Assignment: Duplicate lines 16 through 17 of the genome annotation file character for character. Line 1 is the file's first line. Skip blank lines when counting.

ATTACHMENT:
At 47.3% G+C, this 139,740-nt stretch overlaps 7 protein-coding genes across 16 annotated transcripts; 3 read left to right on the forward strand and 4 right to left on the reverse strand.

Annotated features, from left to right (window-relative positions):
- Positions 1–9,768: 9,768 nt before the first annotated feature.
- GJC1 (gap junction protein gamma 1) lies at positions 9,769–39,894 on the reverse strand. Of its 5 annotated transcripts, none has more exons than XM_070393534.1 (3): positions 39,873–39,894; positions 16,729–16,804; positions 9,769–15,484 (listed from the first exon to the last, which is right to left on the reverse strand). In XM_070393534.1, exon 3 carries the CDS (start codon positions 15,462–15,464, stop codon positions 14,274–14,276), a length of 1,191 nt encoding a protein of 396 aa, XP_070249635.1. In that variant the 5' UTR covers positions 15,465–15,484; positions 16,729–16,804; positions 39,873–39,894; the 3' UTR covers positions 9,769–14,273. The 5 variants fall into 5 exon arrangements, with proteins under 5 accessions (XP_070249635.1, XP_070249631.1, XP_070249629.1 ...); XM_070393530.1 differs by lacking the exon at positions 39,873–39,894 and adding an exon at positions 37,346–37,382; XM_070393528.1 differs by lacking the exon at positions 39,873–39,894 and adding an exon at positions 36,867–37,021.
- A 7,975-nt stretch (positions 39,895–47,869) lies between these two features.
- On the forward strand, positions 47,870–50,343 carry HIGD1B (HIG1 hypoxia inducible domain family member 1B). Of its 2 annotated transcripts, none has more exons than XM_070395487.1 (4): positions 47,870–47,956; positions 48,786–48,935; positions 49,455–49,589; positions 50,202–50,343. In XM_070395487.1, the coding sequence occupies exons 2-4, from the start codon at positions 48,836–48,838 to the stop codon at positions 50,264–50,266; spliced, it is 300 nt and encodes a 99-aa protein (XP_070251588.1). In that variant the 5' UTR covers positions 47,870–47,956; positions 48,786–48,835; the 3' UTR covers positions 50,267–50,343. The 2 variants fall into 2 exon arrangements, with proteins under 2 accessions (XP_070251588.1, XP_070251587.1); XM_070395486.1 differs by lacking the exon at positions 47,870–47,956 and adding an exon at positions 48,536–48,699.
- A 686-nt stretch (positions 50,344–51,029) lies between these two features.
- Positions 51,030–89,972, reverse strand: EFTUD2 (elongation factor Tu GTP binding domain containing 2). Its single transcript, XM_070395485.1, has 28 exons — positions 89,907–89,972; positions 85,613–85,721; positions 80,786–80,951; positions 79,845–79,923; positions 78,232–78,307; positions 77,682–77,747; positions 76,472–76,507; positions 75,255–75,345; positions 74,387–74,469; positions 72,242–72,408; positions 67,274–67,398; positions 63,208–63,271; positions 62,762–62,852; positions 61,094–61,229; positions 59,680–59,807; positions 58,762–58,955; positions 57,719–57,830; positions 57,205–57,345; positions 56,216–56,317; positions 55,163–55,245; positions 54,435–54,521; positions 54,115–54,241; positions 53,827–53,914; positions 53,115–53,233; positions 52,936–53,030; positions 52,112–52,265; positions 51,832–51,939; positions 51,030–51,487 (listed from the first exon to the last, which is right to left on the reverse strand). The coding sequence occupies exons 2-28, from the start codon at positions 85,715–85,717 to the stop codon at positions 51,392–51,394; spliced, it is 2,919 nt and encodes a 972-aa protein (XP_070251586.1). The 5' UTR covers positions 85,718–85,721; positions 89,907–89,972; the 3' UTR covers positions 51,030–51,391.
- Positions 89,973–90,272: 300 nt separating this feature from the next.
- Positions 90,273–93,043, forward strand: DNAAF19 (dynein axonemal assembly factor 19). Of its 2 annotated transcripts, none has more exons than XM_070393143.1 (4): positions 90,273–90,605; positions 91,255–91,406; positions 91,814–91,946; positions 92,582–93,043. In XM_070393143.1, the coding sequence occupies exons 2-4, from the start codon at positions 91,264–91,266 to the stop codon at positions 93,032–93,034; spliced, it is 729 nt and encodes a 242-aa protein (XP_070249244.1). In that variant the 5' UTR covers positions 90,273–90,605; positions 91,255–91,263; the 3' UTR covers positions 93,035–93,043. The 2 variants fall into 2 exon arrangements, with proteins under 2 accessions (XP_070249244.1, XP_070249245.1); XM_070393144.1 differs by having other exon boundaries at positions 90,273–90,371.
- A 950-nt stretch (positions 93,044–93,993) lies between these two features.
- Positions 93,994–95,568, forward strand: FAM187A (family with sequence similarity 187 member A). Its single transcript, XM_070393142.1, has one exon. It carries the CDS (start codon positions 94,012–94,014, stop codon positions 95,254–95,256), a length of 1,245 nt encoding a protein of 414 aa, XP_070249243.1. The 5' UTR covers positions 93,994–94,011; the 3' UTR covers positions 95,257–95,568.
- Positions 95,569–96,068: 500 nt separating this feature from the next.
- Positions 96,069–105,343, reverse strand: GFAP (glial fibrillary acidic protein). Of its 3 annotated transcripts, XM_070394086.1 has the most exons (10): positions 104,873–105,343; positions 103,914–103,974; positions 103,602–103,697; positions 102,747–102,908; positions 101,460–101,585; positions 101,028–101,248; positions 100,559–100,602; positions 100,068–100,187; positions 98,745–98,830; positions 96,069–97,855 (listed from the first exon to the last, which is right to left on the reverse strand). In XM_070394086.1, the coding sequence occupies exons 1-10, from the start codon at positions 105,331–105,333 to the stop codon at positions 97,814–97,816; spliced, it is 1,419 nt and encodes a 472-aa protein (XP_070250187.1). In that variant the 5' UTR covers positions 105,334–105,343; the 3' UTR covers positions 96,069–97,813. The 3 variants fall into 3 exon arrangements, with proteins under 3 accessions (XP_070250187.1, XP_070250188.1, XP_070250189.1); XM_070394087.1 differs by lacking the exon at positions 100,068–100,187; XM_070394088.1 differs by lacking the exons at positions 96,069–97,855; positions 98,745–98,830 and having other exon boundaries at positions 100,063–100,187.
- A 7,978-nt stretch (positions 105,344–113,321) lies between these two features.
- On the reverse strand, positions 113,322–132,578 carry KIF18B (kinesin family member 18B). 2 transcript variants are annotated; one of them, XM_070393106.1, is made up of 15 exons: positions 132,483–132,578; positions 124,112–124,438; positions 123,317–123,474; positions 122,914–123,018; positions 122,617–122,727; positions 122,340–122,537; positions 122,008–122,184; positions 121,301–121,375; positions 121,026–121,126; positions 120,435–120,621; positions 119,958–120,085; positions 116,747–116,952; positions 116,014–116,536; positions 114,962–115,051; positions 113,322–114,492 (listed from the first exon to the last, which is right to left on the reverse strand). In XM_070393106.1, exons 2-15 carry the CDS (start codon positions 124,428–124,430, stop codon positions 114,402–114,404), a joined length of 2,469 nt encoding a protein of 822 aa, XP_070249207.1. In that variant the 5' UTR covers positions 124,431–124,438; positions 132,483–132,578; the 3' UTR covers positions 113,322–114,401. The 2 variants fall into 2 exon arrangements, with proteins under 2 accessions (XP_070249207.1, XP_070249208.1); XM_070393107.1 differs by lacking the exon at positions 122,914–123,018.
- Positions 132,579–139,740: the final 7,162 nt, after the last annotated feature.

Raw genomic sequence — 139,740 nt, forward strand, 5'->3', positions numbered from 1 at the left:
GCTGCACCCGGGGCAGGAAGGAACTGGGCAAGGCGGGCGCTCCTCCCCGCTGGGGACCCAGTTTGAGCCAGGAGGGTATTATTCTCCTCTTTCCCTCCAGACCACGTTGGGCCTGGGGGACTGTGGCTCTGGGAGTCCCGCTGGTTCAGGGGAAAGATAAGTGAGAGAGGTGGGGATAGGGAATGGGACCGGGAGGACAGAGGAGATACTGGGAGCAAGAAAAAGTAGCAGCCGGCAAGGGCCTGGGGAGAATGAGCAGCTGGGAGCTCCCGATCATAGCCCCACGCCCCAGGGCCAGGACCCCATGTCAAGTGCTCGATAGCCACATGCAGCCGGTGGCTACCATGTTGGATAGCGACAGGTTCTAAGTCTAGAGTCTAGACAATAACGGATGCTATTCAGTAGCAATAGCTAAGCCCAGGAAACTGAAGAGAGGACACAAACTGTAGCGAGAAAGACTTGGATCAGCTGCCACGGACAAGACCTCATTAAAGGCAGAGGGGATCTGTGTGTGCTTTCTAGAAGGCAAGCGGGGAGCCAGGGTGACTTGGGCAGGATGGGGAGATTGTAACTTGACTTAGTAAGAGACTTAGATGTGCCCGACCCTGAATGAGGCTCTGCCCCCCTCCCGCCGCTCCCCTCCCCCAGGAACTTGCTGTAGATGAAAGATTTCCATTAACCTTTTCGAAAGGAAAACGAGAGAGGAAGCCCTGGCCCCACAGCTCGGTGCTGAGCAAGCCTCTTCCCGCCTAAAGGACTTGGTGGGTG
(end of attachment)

- On the reverse strand, positions 113,322–132,578 carry KIF18B (kinesin family member 18B). 2 transcript variants are annotated; one of them, XM_070393106.1, is made up of 15 exons: positions 132,483–132,578; positions 124,112–124,438; positions 123,317–123,474; positions 122,914–123,018; positions 122,617–122,727; positions 122,340–122,537; positions 122,008–122,184; positions 121,301–121,375; positions 121,026–121,126; positions 120,435–120,621; positions 119,958–120,085; positions 116,747–116,952; positions 116,014–116,536; positions 114,962–115,051; positions 113,322–114,492 (listed from the first exon to the last, which is right to left on the reverse strand). In XM_070393106.1, exons 2-15 carry the CDS (start codon positions 124,428–124,430, stop codon positions 114,402–114,404), a joined length of 2,469 nt encoding a protein of 822 aa, XP_070249207.1. In that variant the 5' UTR covers positions 124,431–124,438; positions 132,483–132,578; the 3' UTR covers positions 113,322–114,401. The 2 variants fall into 2 exon arrangements, with proteins under 2 accessions (XP_070249207.1, XP_070249208.1); XM_070393107.1 differs by lacking the exon at positions 122,914–123,018.
- Positions 132,579–139,740: the final 7,162 nt, after the last annotated feature.